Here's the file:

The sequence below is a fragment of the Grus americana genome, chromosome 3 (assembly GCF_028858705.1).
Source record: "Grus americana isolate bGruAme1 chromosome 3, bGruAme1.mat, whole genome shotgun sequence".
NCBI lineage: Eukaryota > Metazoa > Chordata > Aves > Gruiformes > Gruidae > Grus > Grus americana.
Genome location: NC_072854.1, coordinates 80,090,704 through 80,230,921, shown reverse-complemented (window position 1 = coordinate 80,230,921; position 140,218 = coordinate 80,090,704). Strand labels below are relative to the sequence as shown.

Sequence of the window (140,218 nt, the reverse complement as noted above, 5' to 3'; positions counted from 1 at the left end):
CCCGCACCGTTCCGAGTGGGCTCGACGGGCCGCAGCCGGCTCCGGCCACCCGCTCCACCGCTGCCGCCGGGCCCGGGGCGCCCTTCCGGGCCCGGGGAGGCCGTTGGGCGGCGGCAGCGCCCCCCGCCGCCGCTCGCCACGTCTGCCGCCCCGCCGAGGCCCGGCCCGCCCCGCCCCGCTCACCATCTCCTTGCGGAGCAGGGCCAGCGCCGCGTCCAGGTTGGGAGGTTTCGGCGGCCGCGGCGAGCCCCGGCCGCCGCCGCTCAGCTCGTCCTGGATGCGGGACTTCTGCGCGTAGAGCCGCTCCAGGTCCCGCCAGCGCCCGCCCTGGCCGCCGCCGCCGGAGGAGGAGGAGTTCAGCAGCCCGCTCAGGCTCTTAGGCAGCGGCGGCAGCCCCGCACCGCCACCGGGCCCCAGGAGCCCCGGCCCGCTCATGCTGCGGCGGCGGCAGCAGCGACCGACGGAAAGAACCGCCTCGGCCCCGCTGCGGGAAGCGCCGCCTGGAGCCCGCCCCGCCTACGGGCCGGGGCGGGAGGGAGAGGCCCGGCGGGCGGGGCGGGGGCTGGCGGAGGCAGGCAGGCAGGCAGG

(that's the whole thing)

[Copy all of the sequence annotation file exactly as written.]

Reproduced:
The sequence below is a fragment of the Grus americana genome, chromosome 3 (assembly GCF_028858705.1).
Source record: "Grus americana isolate bGruAme1 chromosome 3, bGruAme1.mat, whole genome shotgun sequence".
NCBI lineage: Eukaryota > Metazoa > Chordata > Aves > Gruiformes > Gruidae > Grus > Grus americana.
Genome location: NC_072854.1, coordinates 80,090,704 through 80,230,921, shown reverse-complemented (window position 1 = coordinate 80,230,921; position 140,218 = coordinate 80,090,704). Strand labels below are relative to the sequence as shown.

Sequence of the window (140,218 nt, the reverse complement as noted above, 5' to 3'; positions counted from 1 at the left end):
CCCGCACCGTTCCGAGTGGGCTCGACGGGCCGCAGCCGGCTCCGGCCACCCGCTCCACCGCTGCCGCCGGGCCCGGGGCGCCCTTCCGGGCCCGGGGAGGCCGTTGGGCGGCGGCAGCGCCCCCCGCCGCCGCTCGCCACGTCTGCCGCCCCGCCGAGGCCCGGCCCGCCCCGCCCCGCTCACCATCTCCTTGCGGAGCAGGGCCAGCGCCGCGTCCAGGTTGGGAGGTTTCGGCGGCCGCGGCGAGCCCCGGCCGCCGCCGCTCAGCTCGTCCTGGATGCGGGACTTCTGCGCGTAGAGCCGCTCCAGGTCCCGCCAGCGCCCGCCCTGGCCGCCGCCGCCGGAGGAGGAGGAGTTCAGCAGCCCGCTCAGGCTCTTAGGCAGCGGCGGCAGCCCCGCACCGCCACCGGGCCCCAGGAGCCCCGGCCCGCTCATGCTGCGGCGGCGGCAGCAGCGACCGACGGAAAGAACCGCCTCGGCCCCGCTGCGGGAAGCGCCGCCTGGAGCCCGCCCCGCCTACGGGCCGGGGCGGGAGGGAGAGGCCCGGCGGGCGGGGCGGGGGCTGGCGGAGGCAGGCAGGCAGGCAGG